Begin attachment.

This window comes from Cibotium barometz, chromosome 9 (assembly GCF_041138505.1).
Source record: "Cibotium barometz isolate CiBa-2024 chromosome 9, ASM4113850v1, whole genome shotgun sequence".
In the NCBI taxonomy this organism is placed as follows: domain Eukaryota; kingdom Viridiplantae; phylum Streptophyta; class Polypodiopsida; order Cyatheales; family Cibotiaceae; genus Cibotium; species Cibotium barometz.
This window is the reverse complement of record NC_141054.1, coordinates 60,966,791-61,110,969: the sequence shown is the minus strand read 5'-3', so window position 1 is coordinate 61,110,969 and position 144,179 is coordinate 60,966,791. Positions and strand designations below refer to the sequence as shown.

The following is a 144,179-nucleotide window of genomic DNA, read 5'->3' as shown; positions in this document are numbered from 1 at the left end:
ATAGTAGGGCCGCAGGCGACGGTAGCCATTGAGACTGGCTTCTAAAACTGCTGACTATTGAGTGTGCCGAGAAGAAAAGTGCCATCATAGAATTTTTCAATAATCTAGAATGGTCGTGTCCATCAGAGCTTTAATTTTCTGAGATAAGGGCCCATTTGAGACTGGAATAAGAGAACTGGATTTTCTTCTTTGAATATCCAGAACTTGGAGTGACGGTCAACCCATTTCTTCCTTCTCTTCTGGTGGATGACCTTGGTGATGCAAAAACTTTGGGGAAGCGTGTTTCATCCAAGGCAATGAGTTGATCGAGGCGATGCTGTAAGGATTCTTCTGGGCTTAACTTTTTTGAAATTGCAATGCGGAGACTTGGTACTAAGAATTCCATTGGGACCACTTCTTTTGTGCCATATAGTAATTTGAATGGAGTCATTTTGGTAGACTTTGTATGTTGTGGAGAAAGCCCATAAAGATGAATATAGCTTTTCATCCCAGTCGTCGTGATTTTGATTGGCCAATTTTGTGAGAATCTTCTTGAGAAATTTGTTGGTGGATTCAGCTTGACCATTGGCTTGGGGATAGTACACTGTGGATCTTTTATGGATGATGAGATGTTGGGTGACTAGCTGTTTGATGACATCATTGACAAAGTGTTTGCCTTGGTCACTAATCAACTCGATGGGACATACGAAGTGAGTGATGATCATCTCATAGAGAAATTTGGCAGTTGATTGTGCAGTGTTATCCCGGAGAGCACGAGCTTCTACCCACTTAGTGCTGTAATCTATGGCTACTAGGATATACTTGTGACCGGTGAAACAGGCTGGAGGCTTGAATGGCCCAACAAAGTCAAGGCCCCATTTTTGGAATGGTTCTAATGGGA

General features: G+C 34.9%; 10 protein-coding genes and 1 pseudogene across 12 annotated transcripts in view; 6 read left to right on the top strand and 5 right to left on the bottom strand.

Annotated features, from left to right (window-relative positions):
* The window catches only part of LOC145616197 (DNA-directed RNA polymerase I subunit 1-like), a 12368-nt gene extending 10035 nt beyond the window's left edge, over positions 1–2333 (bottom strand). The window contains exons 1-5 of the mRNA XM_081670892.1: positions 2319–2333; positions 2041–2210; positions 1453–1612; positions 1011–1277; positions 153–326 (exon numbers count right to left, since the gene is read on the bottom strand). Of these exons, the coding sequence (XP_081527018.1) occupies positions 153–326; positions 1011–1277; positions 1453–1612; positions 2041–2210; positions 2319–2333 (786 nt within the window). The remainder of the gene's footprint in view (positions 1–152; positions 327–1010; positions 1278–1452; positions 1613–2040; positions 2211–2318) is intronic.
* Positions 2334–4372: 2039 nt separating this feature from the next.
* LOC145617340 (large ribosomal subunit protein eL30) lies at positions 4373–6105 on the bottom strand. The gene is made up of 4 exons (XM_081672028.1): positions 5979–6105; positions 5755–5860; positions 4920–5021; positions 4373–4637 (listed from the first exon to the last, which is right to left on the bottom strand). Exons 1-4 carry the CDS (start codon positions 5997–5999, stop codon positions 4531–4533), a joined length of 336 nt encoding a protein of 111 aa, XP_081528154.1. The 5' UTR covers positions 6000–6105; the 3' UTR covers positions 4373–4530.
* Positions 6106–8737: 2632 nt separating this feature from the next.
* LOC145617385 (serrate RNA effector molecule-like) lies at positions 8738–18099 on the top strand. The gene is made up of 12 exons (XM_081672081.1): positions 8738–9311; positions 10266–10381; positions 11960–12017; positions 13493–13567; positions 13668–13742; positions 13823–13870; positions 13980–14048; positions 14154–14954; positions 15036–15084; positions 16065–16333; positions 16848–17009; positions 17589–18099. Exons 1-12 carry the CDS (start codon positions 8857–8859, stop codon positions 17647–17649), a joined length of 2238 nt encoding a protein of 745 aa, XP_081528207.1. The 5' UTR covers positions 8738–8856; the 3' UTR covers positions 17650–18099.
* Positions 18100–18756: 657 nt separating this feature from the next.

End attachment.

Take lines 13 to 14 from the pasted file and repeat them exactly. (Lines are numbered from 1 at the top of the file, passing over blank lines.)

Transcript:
* LOC145617385 (serrate RNA effector molecule-like) lies at positions 8738–18099 on the top strand. The gene is made up of 12 exons (XM_081672081.1): positions 8738–9311; positions 10266–10381; positions 11960–12017; positions 13493–13567; positions 13668–13742; positions 13823–13870; positions 13980–14048; positions 14154–14954; positions 15036–15084; positions 16065–16333; positions 16848–17009; positions 17589–18099. Exons 1-12 carry the CDS (start codon positions 8857–8859, stop codon positions 17647–17649), a joined length of 2238 nt encoding a protein of 745 aa, XP_081528207.1. The 5' UTR covers positions 8738–8856; the 3' UTR covers positions 17650–18099.
* Positions 18100–18756: 657 nt separating this feature from the next.